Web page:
Jake Troyer

Producer, On Second Thought

Jake is a producer for On Second Thought.

Though born in New Hampshire, Jake is proud to have grown up in the great state of Georgia.

Jake joined the team at GPB after earning his Bachelor's in Computer Science and his Master's in Emerging Media from the University of Georgia. Go Dawgs!

Jake fell in love with audio storytelling from a young age, being raised on radio plays and audiobooks, which later turned to podcasts and public radio. He hopes to use this love of audio to amplify the wide range of stories in the Peach State.

Ways to Connect

For the last five years, we’ve heard cries of “fake news” from media critics on both sides of the political aisle. This year, Emory University offered first-year students the opportunity to enroll in a course about fake news. It’s one of Emory’s “evidence-focused seminars” intended to prepare students for college-level research. We speak to Dr. Judith Miller, who teaches the course, and Natalia Thomas, one of the students who took the class last semester.

It made headlines when Queen Elizabeth II agreed to grant Prince Harry and his wife Meghan Markle their wish for a more independent life, allowing them to move part-time to Canada while remaining firmly in the House of Windsor. We speak with Emory history professor Dr. Patrick Allit and CNN senior writer Lisa Respers France to analyze the historical context and current implications of their move to this side of the pond.

(Daniel Leal-Olivas/Pool Photo via AP)

There is a lot of important news going on. Yet, this last week so many headlines were dominated by the news in Britain — not about Brexit, but “Megxit.”  More accurately, the response to Prince Harry and Meghan Markle’s surprise decision to step back from their duties as “senior” royals.

The move has revealed a range of opinions about monarchy, race, class and media — not just in Britain, but also here in the U.S.

Rock n’ Roll hits the page in Ian Port’s The Birth of Loud. Hear him tone it down to speaking volume when he stops by On Second Thought.

GPB/Jake Troyer

Cars are an integral part of portraying time and place in film, with some leaving a lasting impact on our cultural references. There’s James Bond’s Aston Martin, Marty McFly’s time-traveling DeLorean, Thelma and Louise’s 1966 Thunderbird and countless other examples.  

With Georgia now a go-to filming location for projects like Baby Driver and Stranger Things, the demand for automobiles, current and vintage, is growing.

Y’allywood Film Cars aims to fill that demand and keep the industry fair in the process. Run by Beth Aylward, Jeana Lopeman and Stacy Frasure, Y’allywood Film Cars connects the car collectors of Georgia with the productions looking for a specific model.

Stephen B. Morton / AP

GPB is hosting on Wednesday a film screening of Black 47, an action-adventure drama that takes place during the Irish potato famine of the late 1840s.

Shane Stevens, consul general of the Irish Consulate, will be in Atlanta for the screening of the film alongside GPB CEO Teya Ryan and the film’s star, James Frecheville.

Some 800,000 Georgians claim Irish heritage. The first shipload of immigrants from Ireland docked on the coast of what became the colony of Georgia and 1734. Thousands were escaping the potato famine of 1845 to 1849, when nearly 1 million Irish nationals died. Black 47 examines the horrors of the famine and the resilience of the Irish people.

Robert Jimison of GPB breaks down the processes and benefits of the 2020 Census, and why local and state governments want you to participate.

National Book Award nominee Margaret Wilkerson Sexton’s latest novel, The Revisioners, crosses differences in race, wealth and time itself.  It came out Nov. 5, and we revisit our conversation with the author.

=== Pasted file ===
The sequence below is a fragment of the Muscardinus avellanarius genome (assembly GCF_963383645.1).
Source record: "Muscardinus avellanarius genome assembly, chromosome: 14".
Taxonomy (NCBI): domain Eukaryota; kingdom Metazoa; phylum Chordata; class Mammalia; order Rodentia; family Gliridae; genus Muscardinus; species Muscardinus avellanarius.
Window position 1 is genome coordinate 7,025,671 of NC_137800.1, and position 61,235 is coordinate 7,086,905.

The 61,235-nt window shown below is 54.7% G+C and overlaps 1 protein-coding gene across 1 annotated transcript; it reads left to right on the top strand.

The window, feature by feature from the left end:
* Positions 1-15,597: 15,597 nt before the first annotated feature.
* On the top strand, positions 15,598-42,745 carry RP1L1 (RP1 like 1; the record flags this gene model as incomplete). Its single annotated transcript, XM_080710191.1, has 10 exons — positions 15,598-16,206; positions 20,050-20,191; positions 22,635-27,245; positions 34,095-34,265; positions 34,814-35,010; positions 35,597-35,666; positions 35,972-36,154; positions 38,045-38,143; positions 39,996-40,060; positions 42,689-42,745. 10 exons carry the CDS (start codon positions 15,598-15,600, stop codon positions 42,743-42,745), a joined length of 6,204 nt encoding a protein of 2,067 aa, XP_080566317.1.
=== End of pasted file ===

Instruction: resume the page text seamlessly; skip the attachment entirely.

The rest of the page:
Earl McGehee / Wikimedia.org

The aerial arts are a thing across the country helped no doubt by the popularity of Cirque De Soleil or movies like The Greatest Showman.

Georgia’s aerial community has grown as well. Challenge Aerial recently opened in Atlanta. It’s a studio housed in a former masonic lodge, with 20-foot-high ceilings, and lots of room for pursuing dreams of soaring high on silks, trapezes, and hoops.

On Monday, Vice President Mike Pence swore in Georgia’s new U.S. senator, Kelly Loeffler. While she may be co-owner of Atlanta’s professional women’s basketball team, The Dream, and a successful finance executive, many Georgia voters don’t know much about their new senator. Greg Bluestein of the Atlanta Journal-Constitution joins On Second Thought to tell us what we know, what we don’t know, and what to pay attention to in the coming months.

Instead of condemnation, strangers showed up to support a mother of four arrested for leaving her teenage son with down syndrome at an Atlanta hospital. Hear a debrief with GPB’s Jade Abdul-Malik on what families of the developmentally disabled want you to know.

Connor Lounsberry / A5 Volleyball Club

For students, sports yield a variety of skills and lessons beyond the field or court like teamwork, perseverance, and confidence. While sports in Georgia are dominated by football, baseball, basketball and soccer, another sport is on the rise, as well.

Volleyball is now the number one sport played by high school girls in America, seeing major growth in schools and clubs across the country.

Courtesy of Michael Wiese Books

Since the early days of cinema, action-adventure movies have transported and invigorated audiences around the globe. While the movies have evolved, boasting enormous budgets and dazzling technical feats, the staying power of any great flick comes down to the story.

Atlanta-native Michael Lucker has written more than 30 feature screenplays for studios all over Hollywood. He’s now back in Georgia, teaching film studies at the University of North Georgia, Emory University, and Reinhardt University, as well as workshops out of his Screenwriter School. He is also author of Crash! Boom! Bang!: How To Write Action Movies.

When Refuge Coffee Co. founder Kitti Murray and her husband moved to Clarkston, Georgia, they never expected they’d be running a coffee shop to help refugees find their footing. Yet, that’s exactly what they do today. Hear from Kitti Murray and a former Refuge Coffee trainee on the impact of the cafe on the community.

Daniel Mayer / Wikimedia.org

This year, Dec. 25 is not only Christmas, but a date marking a special place in the Atlanta arts and culture scene.

This Christmas, the famed Fox Theatre in Atlanta celebrates its 90th birthday. The Fabulous Fox has fought its way back from near extinction a handful of time, and recently earned recognition as the highest grossing venue of its size for the decade worldwide — cementing its place as a cultural center for the state of Georgia and the entire southeast.